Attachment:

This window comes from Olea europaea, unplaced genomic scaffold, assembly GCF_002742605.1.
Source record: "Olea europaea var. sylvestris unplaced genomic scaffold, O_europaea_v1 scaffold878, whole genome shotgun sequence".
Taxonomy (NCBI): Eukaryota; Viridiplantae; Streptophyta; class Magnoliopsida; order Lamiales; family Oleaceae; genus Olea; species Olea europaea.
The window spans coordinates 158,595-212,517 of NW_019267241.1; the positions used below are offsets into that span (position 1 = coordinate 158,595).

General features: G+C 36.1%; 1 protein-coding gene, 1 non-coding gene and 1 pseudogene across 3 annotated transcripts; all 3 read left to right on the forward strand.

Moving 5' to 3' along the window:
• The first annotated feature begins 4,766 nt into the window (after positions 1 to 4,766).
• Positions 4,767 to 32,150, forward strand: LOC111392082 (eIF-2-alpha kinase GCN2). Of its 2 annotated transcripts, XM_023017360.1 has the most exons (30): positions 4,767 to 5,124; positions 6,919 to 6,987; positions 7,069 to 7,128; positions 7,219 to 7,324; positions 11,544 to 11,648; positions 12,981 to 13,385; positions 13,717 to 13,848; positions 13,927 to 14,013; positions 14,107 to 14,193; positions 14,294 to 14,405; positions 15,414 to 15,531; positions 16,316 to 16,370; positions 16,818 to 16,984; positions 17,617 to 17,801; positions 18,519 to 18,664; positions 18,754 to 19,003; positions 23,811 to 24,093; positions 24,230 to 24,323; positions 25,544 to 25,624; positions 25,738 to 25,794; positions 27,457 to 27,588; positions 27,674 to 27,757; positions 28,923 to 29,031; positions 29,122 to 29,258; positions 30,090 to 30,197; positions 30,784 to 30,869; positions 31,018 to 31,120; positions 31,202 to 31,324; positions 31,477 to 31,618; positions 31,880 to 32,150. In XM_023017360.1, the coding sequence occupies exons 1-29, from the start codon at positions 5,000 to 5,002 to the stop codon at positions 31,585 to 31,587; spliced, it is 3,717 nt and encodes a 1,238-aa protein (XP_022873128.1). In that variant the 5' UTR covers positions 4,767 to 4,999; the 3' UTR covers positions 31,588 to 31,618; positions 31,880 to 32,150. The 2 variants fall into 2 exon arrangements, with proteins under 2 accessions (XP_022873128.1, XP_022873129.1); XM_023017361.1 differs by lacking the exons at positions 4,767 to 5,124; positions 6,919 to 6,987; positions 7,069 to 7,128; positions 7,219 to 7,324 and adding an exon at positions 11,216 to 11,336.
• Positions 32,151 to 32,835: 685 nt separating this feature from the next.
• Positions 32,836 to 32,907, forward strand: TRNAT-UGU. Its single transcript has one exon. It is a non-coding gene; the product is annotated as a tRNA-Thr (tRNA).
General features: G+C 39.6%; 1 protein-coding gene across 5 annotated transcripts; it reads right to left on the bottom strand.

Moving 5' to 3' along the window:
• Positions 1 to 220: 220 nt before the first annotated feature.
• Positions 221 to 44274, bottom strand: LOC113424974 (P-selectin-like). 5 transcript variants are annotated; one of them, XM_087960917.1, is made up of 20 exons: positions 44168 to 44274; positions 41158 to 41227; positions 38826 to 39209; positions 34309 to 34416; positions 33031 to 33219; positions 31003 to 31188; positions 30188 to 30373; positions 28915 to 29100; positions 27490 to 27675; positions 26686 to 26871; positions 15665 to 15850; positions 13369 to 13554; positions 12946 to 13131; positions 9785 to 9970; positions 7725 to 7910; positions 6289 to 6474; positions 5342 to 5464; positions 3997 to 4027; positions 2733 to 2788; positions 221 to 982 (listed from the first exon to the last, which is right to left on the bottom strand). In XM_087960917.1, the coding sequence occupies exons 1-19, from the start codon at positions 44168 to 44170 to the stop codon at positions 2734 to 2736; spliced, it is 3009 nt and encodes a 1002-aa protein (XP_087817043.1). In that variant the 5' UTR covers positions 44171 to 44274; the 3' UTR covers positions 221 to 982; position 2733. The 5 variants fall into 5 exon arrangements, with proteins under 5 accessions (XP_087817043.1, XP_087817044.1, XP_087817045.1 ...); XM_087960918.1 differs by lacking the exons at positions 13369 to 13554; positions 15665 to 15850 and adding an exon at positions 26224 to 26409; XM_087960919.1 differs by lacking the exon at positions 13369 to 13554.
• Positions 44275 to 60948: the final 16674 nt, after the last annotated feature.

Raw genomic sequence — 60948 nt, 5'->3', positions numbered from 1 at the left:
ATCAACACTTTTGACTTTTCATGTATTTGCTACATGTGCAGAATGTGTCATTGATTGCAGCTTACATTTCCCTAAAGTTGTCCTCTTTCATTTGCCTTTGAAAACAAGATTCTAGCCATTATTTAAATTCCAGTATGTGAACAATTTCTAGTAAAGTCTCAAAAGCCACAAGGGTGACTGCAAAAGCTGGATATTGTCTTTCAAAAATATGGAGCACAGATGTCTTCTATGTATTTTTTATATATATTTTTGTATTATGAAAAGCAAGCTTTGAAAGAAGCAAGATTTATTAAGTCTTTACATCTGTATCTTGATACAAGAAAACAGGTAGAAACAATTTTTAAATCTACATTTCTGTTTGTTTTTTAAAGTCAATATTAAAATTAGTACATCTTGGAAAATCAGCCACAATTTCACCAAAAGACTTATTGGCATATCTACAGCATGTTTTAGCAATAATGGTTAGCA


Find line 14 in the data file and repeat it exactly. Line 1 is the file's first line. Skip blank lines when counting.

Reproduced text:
• Positions 221 to 44274, bottom strand: LOC113424974 (P-selectin-like). 5 transcript variants are annotated; one of them, XM_087960917.1, is made up of 20 exons: positions 44168 to 44274; positions 41158 to 41227; positions 38826 to 39209; positions 34309 to 34416; positions 33031 to 33219; positions 31003 to 31188; positions 30188 to 30373; positions 28915 to 29100; positions 27490 to 27675; positions 26686 to 26871; positions 15665 to 15850; positions 13369 to 13554; positions 12946 to 13131; positions 9785 to 9970; positions 7725 to 7910; positions 6289 to 6474; positions 5342 to 5464; positions 3997 to 4027; positions 2733 to 2788; positions 221 to 982 (listed from the first exon to the last, which is right to left on the bottom strand). In XM_087960917.1, the coding sequence occupies exons 1-19, from the start codon at positions 44168 to 44170 to the stop codon at positions 2734 to 2736; spliced, it is 3009 nt and encodes a 1002-aa protein (XP_087817043.1). In that variant the 5' UTR covers positions 44171 to 44274; the 3' UTR covers positions 221 to 982; position 2733. The 5 variants fall into 5 exon arrangements, with proteins under 5 accessions (XP_087817043.1, XP_087817044.1, XP_087817045.1 ...); XM_087960918.1 differs by lacking the exons at positions 13369 to 13554; positions 15665 to 15850 and adding an exon at positions 26224 to 26409; XM_087960919.1 differs by lacking the exon at positions 13369 to 13554.